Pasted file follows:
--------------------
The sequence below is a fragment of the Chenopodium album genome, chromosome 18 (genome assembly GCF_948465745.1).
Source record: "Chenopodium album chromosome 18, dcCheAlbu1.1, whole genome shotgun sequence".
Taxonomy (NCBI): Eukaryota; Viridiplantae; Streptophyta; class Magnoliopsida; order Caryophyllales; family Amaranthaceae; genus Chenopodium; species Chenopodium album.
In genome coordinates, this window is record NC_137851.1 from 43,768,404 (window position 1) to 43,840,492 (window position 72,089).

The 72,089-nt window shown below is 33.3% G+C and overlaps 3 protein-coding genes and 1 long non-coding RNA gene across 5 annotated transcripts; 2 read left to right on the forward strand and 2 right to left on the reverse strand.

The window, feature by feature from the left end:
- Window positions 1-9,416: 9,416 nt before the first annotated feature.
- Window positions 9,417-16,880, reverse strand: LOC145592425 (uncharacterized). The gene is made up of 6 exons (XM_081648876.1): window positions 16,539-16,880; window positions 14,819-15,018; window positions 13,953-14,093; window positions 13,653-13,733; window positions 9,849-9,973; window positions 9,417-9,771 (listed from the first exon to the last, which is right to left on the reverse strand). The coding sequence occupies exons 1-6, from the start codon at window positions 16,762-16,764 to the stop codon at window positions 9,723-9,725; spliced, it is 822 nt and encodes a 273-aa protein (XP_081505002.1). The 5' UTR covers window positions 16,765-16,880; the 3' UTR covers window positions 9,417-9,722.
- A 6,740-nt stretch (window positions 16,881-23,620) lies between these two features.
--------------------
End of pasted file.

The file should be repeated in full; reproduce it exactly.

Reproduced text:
The sequence below is a fragment of the Chenopodium album genome, chromosome 18 (genome assembly GCF_948465745.1).
Source record: "Chenopodium album chromosome 18, dcCheAlbu1.1, whole genome shotgun sequence".
Taxonomy (NCBI): Eukaryota; Viridiplantae; Streptophyta; class Magnoliopsida; order Caryophyllales; family Amaranthaceae; genus Chenopodium; species Chenopodium album.
In genome coordinates, this window is record NC_137851.1 from 43,768,404 (window position 1) to 43,840,492 (window position 72,089).

The 72,089-nt window shown below is 33.3% G+C and overlaps 3 protein-coding genes and 1 long non-coding RNA gene across 5 annotated transcripts; 2 read left to right on the forward strand and 2 right to left on the reverse strand.

The window, feature by feature from the left end:
- Window positions 1-9,416: 9,416 nt before the first annotated feature.
- Window positions 9,417-16,880, reverse strand: LOC145592425 (uncharacterized). The gene is made up of 6 exons (XM_081648876.1): window positions 16,539-16,880; window positions 14,819-15,018; window positions 13,953-14,093; window positions 13,653-13,733; window positions 9,849-9,973; window positions 9,417-9,771 (listed from the first exon to the last, which is right to left on the reverse strand). The coding sequence occupies exons 1-6, from the start codon at window positions 16,762-16,764 to the stop codon at window positions 9,723-9,725; spliced, it is 822 nt and encodes a 273-aa protein (XP_081505002.1). The 5' UTR covers window positions 16,765-16,880; the 3' UTR covers window positions 9,417-9,722.
- A 6,740-nt stretch (window positions 16,881-23,620) lies between these two features.